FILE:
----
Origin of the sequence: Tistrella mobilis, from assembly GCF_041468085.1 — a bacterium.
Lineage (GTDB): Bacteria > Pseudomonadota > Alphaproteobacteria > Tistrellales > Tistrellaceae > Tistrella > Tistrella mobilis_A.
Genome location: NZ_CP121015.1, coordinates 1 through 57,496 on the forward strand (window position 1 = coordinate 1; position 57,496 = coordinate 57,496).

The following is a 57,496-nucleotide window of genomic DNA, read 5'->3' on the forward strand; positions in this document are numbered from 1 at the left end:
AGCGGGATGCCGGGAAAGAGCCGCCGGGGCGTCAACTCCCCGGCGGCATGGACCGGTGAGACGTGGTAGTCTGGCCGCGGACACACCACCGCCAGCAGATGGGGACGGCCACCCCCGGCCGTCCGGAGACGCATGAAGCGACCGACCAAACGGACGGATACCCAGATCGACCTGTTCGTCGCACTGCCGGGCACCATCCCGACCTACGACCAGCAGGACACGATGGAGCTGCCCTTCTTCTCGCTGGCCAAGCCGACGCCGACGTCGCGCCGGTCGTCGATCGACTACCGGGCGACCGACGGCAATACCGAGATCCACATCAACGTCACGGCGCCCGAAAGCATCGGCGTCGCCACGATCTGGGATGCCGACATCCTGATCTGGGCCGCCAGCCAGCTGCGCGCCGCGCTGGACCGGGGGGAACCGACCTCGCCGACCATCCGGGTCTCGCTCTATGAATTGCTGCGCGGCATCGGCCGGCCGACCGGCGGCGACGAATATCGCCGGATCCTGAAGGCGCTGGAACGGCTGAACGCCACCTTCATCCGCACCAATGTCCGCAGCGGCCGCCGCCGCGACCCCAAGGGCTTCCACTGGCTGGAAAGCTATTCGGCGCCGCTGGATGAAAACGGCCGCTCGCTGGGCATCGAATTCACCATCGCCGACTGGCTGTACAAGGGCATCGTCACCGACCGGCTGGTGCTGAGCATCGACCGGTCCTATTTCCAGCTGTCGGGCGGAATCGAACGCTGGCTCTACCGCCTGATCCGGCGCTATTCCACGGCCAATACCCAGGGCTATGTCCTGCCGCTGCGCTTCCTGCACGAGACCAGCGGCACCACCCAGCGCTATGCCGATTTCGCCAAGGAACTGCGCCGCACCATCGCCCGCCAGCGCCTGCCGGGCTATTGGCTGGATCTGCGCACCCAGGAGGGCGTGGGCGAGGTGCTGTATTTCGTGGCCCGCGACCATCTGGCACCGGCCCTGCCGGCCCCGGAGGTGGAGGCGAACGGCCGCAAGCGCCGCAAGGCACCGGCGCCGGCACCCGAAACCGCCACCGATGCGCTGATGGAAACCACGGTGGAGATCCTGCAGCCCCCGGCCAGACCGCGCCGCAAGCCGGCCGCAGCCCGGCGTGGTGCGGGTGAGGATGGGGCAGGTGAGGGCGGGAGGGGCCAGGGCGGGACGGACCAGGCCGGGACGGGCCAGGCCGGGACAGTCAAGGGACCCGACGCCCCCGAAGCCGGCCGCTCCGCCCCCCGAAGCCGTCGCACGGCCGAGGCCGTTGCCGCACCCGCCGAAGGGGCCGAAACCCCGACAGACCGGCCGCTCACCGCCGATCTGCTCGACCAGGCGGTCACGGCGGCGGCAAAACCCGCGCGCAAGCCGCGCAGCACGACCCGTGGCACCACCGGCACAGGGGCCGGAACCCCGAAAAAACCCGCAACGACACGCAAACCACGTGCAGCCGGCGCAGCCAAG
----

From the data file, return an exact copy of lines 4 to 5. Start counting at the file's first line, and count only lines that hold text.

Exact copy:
The following is a 57,496-nucleotide window of genomic DNA, read 5'->3' on the forward strand; positions in this document are numbered from 1 at the left end:
AGCGGGATGCCGGGAAAGAGCCGCCGGGGCGTCAACTCCCCGGCGGCATGGACCGGTGAGACGTGGTAGTCTGGCCGCGGACACACCACCGCCAGCAGATGGGGACGGCCACCCCCGGCCGTCCGGAGACGCATGAAGCGACCGACCAAACGGACGGATACCCAGATCGACCTGTTCGTCGCACTGCCGGGCACCATCCCGACCTACGACCAGCAGGACACGATGGAGCTGCCCTTCTTCTCGCTGGCCAAGCCGACGCCGACGTCGCGCCGGTCGTCGATCGACTACCGGGCGACCGACGGCAATACCGAGATCCACATCAACGTCACGGCGCCCGAAAGCATCGGCGTCGCCACGATCTGGGATGCCGACATCCTGATCTGGGCCGCCAGCCAGCTGCGCGCCGCGCTGGACCGGGGGGAACCGACCTCGCCGACCATCCGGGTCTCGCTCTATGAATTGCTGCGCGGCATCGGCCGGCCGACCGGCGGCGACGAATATCGCCGGATCCTGAAGGCGCTGGAACGGCTGAACGCCACCTTCATCCGCACCAATGTCCGCAGCGGCCGCCGCCGCGACCCCAAGGGCTTCCACTGGCTGGAAAGCTATTCGGCGCCGCTGGATGAAAACGGCCGCTCGCTGGGCATCGAATTCACCATCGCCGACTGGCTGTACAAGGGCATCGTCACCGACCGGCTGGTGCTGAGCATCGACCGGTCCTATTTCCAGCTGTCGGGCGGAATCGAACGCTGGCTCTACCGCCTGATCCGGCGCTATTCCACGGCCAATACCCAGGGCTATGTCCTGCCGCTGCGCTTCCTGCACGAGACCAGCGGCACCACCCAGCGCTATGCCGATTTCGCCAAGGAACTGCGCCGCACCATCGCCCGCCAGCGCCTGCCGGGCTATTGGCTGGATCTGCGCACCCAGGAGGGCGTGGGCGAGGTGCTGTATTTCGTGGCCCGCGACCATCTGGCACCGGCCCTGCCGGCCCCGGAGGTGGAGGCGAACGGCCGCAAGCGCCGCAAGGCACCGGCGCCGGCACCCGAAACCGCCACCGATGCGCTGATGGAAACCACGGTGGAGATCCTGCAGCCCCCGGCCAGACCGCGCCGCAAGCCGGCCGCAGCCCGGCGTGGTGCGGGTGAGGATGGGGCAGGTGAGGGCGGGAGGGGCCAGGGCGGGACGGACCAGGCCGGGACGGGCCAGGCCGGGACAGTCAAGGGACCCGACGCCCCCGAAGCCGGCCGCTCCGCCCCCCGAAGCCGTCGCACGGCCGAGGCCGTTGCCGCACCCGCCGAAGGGGCCGAAACCCCGACAGACCGGCCGCTCACCGCCGATCTGCTCGACCAGGCGGTCACGGCGGCGGCAAAACCCGCGCGCAAGCCGCGCAGCACGACCCGTGGCACCACCGGCACAGGGGCCGGAACCCCGAAAAAACCCGCAACGACACGCAAACCACGTGCAGCCGGCGCAGCCAAG